The first death of a Virginia resident linked with e-cigarette use, or vaping, has been confirmed by the Virginia Department of Health amid an outbreak of vaping-related lung illness throughout the country.

A news release from the Heath Department on Tuesday said the person lived in Southwest Virginia but gave no other details. Cone Health in Greensboro, N.C., reported the death last Thursday.

“I am deeply saddened to announce the first death of a Virginia resident related to this outbreak. Our thoughts are with the family during this difficult time,” Virginia’s health commissioner, Dr. M. Norman Oliver, said in the news release.

As of Monday, there have been 31 lung injury cases in Virginia, according to the Health Department. As of Sept. 24, the federal Centers for Disease Control and Prevention has reported 805 similar cases in 46 states and one U.S. territory, along with 12 deaths (other than the Virginia resident’s) confirmed in 10 states.

E-cigarette use, which many companies promote as a healthier alternative to regular cigarettes and other tobacco products, has come under growing scrutiny after an Illinois resident with severe respiratory illness died in August.

The majority of the vaping-related health cases have involved adolescents and young adults who reported symptoms of gradual onset of cough; shortness of breath and fatigue; and mild to moderate gastrointestinal illness, including vomiting and diarrhea.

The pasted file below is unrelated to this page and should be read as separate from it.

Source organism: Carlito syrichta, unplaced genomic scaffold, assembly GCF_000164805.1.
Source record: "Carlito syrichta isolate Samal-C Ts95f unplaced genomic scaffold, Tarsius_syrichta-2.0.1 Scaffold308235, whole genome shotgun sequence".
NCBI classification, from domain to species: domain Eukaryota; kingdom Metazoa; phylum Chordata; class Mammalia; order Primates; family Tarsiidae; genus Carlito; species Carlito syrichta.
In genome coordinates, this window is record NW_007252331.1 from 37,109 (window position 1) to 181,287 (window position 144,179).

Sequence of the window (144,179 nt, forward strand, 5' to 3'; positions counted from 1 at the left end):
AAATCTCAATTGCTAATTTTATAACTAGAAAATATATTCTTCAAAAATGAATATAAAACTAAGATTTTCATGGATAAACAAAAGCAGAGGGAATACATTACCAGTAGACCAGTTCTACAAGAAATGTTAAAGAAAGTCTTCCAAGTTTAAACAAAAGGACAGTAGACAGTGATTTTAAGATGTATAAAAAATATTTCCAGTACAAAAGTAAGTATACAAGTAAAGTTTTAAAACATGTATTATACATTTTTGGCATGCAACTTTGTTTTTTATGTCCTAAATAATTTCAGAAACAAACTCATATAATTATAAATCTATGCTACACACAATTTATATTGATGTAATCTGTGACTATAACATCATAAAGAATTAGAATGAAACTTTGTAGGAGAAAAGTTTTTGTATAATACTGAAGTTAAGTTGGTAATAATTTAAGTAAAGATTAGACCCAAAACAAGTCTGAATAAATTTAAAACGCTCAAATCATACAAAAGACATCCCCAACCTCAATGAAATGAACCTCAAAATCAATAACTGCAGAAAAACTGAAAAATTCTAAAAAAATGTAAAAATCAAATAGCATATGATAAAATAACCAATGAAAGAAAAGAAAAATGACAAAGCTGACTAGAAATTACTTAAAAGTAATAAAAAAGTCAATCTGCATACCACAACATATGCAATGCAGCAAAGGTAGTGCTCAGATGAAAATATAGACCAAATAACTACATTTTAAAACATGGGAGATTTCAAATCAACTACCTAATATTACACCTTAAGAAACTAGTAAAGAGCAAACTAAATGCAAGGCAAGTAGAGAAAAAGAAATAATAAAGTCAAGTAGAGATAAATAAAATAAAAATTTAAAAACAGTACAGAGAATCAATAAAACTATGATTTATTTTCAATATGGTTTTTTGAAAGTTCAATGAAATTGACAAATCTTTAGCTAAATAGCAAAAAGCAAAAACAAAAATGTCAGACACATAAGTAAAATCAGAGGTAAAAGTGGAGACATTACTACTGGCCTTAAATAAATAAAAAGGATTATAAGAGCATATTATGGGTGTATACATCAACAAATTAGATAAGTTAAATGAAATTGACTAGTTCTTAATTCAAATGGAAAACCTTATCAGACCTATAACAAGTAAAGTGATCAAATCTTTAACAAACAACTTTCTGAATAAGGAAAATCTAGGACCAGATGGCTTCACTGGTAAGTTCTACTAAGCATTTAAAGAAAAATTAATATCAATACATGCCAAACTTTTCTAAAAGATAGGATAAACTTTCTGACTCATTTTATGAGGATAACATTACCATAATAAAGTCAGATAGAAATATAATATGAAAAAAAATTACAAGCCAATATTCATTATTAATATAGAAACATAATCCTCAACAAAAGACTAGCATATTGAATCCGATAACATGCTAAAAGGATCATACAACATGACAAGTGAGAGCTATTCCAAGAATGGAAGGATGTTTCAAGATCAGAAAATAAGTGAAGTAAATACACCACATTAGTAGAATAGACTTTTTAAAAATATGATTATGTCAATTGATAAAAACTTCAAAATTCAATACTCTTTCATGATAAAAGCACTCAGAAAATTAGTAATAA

The Virginia Department of Health said in August that the cases did not improve with antibiotics, but that some patients did react positively to steroid therapies.

The CDC says its latest findings suggest that THC, the psychoactive ingredient in marijuana, could have a role in the outbreak. Out of the 514 patients for whom the CDC has data on what was vaped in the 30 days before the onset of symptoms, 77% reported that they had vaped a THC-containing product in that time period.

The American Vaping Association, an advocacy group, has argued that “tainted, black-market THC products” are to blame and is calling on federal officials to clear nicotine products of suspicion.

The Virginia Department of Health said Tuesday that the cause of the outbreak remains unknown. The Health Department and the CDC are discouraging e-cigarette use as the outbreak is investigated.

More information about vaping and lung illness can be found at

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